Presentation on theme: "Producing an X-ray Exposure By Professor Stelmark."— Presentation transcript:
Producing an X-ray Exposure By Professor Stelmark
Phases of the x-ray exposure: Prep phase Exposure phase
Prep phase prepares the cathode and anode for the exposure
Prep phase Activated by pressing exposure switch halfway down
Prep phase Activated by pressing a separate prep button
The anode begins to revolve 3,000 – 4,000 rpm Filament heats up to at least 2,200 deg. Celsius. Thermionic emission liberates electrons. Space charge is created
The ready light comes on
Exposure Phase Activated by pressing exposure switch all the way down or by activating a separate exposure switch
Anode rotates. Strong positive charge is developed. Projectile electrons strike the target. X-rays are being produced. Thermionic emission continues. Cathode develops strong negative charge. Projectile electrons depart for the anode.
X-rays originate in the target ( focal spot) Exposure will continue until set time is terminated by the timer or the operators finger is taken off the button. No x-rays are produced after the exposure is terminated
X-ray Emission The intensity of the x-ray beam of an x-ray imaging system is measured in roentgens (R) or milliroentgens (mR) and is called the x-ray quantity. Another term, radiation exposure ( primary signal intensity), is often used instead of x-ray intensity or x-ray quantity. All have the same meaning and all are measured in R or mR. X-ray quantity is the number of x-rays in the useful beam
Primary Factors The primary exposure technique factors the radiographer selects on the control panel are milliamperage, time of exposure, and kilovoltage peak (kVp). Depending on the type of control panel, milliamperage and exposure time may be selected separately or combined as one factor, milliamperage/second (mAs). Regardless, it is important to understand how changing each separately or in combination affects the radiation reaching the IR and the radiographic image.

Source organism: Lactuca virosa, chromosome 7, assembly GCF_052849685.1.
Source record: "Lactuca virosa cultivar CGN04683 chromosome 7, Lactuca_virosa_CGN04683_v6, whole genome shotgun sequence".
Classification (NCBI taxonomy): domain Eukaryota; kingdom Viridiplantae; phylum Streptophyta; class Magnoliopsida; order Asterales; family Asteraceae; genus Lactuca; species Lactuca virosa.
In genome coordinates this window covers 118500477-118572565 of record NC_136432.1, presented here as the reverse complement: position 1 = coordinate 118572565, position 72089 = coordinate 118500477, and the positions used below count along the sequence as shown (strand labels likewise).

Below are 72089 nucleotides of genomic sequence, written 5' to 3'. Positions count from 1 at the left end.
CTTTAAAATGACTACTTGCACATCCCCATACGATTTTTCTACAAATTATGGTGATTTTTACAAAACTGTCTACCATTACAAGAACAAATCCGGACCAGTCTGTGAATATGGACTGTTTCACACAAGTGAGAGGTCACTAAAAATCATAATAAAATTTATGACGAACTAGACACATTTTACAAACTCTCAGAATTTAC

Prime Exposure controlling factors mAs (mA x time) kVp ( potential difference) kilo x volt x peak SID ( distance)
The quantity of x-ray photons in an exposure cannot be determined by either the mA or the exposure time alone. Although mA determines the rate of x-ray production, it does not indicate the total quantity, because it does not indicate how long the exposure lasts. Exposure time does not indicate the total quantity either, because it does not measure the rate of x-ray production. To determine the quantity of radiation involved in an exposure, both mA and time must be considered. mA x Time (sec) = mAs
220 mA x (sec) = 16.94mAs
As the mAs is increased, the quantity of radiation reaching the IR is increased. As the mAs is decreased, the amount of radiation reaching the IR is decreased.
Changes in mAs have a direct effect on density. A.Original image. B.Decreased in density when the mAs is decreased by half. C.Increase in density when the mAs is doubled.
When the kVp is increased at the control panel, a larger potential difference occurs in the x-ray tube, giving more electrons the kinetic energy to produce x-rays and increasing the kinetic energy overall. The result is more photons (quantity) and higher energy photons (quality).
The kVp affects the exposure to the IR because it alters the amount and penetrating ability of the x-ray beam. Altering the penetrating power of the x-ray beam affects its absorption and transmission through the anatomic tissue being radiographed. Higher kVp increases the penetrating power of the x-ray beam and results in less absorption and more transmission in the anatomic tissues
Higher kVp increases the penetrating power of the x-ray beam and results i less absorption and more transmission in the anatomic tissues
As the thickness of the body part is increased, the quantity of radiation reaching the IR is decreased. As the thickness of the body part is decreased, the amount of radiation reaching the IR is increased.
As SID is increased, the x-ray intensity is spread over a larger area.
The Radiographic Images Analog Digital
An image in which continuous variation in the scene being sensed is represented by continuous variation in image tone, such as the image produced from photosensitive chemicals in a photographic film. Analog Image High radiographic density/ high optical density. Dark or black areas on the radiograph Low radiographic density/ low optical density. light or clear areas on the radiograph
A digital image is a representation of a two-dimensional image using discrete numerical values. Digital Image low image brightness (high optical density) refers to dark or black areas on the digital image High image brightness (low optical density) refers to bright or white areas on the digital image